Cover art: Hillary Dahoney. Cover layout: Louis Dixon.

Nature can be an overwhelming and terrifying force, its vast expanses full of awe. The mere suggestion of the sea, even in a painting, strikes at the core of our aloneness in the greater cosmic ocean, reducing us to the specks of existence that we are, adrift in an even more vast and endless void.

Hillary Dohoney’s paintings exist as a glimmer of hope between water’s obliterating power and its life-affirming, calming presence. The 24-year-old Fort Worth native studied painting at Trinity University in San Antonio, and through their partnership with the Musée d’Orsay and the Louvre she was both a guest docent and official copyist, respectively. Her meticulously painted brushstrokes, which earned her those distinctions, are reflected in the nuances of static waves and calm seas depicted in Adrift, her current solo exhibition at Fort Works Art. Rather than erasing the endlessness of the horizons in her compositions, the brushstrokes render the waves more pronounced and alienating, and we become the lone pondering rückenfigur in Caspar David Friedrich’s “Wanderer above the Sea of Fog,” standing in sublime contemplation of the scenes we observe.

Dotting the gallery walls in Dohoney’s Becalm series, several small circular canvases match the heft of the larger works in the show, including the paintings that lend their title to the exhibition. While the Adrift series relies on scale to literally envelop viewers, the cameo paintings in Becalm focus on surface details. In them there is a longing and solitude reminiscent of a ship moored by the stillness of the wind, describing the nautical term Dohoney uses for this collection of paintings.

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Dohoney has said that her obsession with bodies of water comes from an early frustration with trying to copy what she saw of Lake Whitney from her grandparents’ lake house. Her many attempts at depicting the nuanced surfaces led her to continue the process over the years, and it became de facto therapy for her anxieties, she said. Because of this sometimes-disconcerting anxiousness, Dohoney shifted the focus of her first solo exhibition to her empathy for others and to what she describes as the shifting embodiment of the concept of home. Hierth, the Welsh term that contains this sentiment, is most closely related to homesickness and nostalgia, and Dohoney’s interviews with immigrants at Refugee Services of Texas inspired these paintings.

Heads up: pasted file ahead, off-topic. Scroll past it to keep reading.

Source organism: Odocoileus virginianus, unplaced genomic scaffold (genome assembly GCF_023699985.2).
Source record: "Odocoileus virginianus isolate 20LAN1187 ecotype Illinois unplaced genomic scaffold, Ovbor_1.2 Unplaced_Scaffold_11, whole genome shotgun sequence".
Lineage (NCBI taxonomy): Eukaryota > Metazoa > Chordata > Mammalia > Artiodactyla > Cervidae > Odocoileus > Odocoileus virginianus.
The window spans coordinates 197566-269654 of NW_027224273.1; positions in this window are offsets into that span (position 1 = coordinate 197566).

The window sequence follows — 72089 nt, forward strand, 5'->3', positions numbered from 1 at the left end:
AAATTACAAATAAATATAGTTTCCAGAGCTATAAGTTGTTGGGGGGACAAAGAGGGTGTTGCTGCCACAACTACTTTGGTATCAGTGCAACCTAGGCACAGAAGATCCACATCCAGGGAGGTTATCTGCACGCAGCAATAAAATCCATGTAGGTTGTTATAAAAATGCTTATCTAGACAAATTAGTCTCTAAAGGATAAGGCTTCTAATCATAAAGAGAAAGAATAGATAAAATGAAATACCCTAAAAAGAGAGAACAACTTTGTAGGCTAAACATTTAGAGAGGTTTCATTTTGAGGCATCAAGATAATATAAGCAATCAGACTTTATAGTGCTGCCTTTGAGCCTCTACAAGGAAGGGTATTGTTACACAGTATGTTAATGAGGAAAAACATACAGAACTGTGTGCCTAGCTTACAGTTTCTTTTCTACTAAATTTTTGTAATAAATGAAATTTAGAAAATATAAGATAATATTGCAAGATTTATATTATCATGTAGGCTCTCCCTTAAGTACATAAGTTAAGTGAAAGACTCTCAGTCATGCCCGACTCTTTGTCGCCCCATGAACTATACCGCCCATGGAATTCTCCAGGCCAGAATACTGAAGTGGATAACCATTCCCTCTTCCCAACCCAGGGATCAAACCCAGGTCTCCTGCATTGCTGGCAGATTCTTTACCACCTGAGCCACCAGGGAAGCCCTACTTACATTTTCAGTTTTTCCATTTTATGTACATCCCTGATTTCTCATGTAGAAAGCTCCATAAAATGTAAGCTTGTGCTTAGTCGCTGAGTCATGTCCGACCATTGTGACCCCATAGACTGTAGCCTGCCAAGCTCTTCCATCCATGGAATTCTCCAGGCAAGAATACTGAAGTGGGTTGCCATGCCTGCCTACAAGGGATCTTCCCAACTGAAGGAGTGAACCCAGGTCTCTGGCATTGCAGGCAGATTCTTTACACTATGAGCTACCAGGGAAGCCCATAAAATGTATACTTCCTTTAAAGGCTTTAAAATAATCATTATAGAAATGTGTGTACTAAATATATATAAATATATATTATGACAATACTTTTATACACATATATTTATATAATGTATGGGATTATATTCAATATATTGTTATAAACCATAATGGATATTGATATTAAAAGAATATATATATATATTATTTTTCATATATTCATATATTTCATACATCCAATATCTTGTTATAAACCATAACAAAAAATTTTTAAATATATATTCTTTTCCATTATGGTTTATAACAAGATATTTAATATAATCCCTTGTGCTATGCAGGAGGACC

In her Hierth series, the title of each piece is the name of the interviewee. Dohoney requested a keepsake from each of them to use in the paintings, and she listened to each account while making her pieces. Using the seascape as a template, Dohoney places a very convincing illusion of keepsakes in the sky above the seas, employing trompe l’oeil — the objects, complete with their shadows, seem to rest atop the flat surfaces of the paintings.

The textual context of Dohoney’s moving work here is appreciated but ultimately unnecessary.
The textual context of Dohoney’s moving work here is appreciated but ultimately unnecessary.

The wall labels reveal the content of each interview. In general, I sometimes read added information as overselling, preferring to “read” the object itself, rather than relying on interviews and texts to explain what I’m looking at. My point is that the Hierth paintings could stand on their own, because we’ve seen these images before and heard these tales over the past few years, stories of refugees on boats, fleeing conflict, keepsakes and items of clothing awash on distant shores, captured in photographs that encapsulate the anguish of being uprooted, adrift, and lost at sea. This is true of Haitians on boats, Cubans on makeshift rafts, Africans and Syrians alike, risking everything in barely seaworthy vessels, desperate for calmer shores. Dohoney’s canvases convey the weight of these circumstances even at first blush and are a laudable addition to the national discourse surrounding refugees.

Adrift is on view through October 28, although some of the pieces in the Becalm series are being replaced when they are sold, which is unfortunate. The practice of removing or replacing art while an exhibition is still up is the same as republishing the text of a speech with edits that weren’t in the original draft — it is a different version of the original show, and switching pieces in and out is not the standard practice of art galleries for obvious reasons.

It is also unfortunate that Adrift is paired with 40 under 40, another exhibition worth checking out at FWA. The effect of simultaneously opening two equally ambitious shows in the same timeframe diminishes the attention that both should garner. Curated by Maggie Adler, assistant curator at the Amon Carter Museum of American Art, 40 under 40 is full of stellar pieces, including Alicia Eggert’s “Above and Beyond,” Shelby Cunningham’s “Sick in Bed for a Week,” and Darcie Book’s “Every Cloud,” among others. Many others.

Dohoney will discuss her work at the gallery on Wednesday, Oct. 11, at 6 p.m.

Thru Oct 28 at Fort Works Art, 2100 Montgomery St, FW. Free. 817- 759-9475. @honeydoart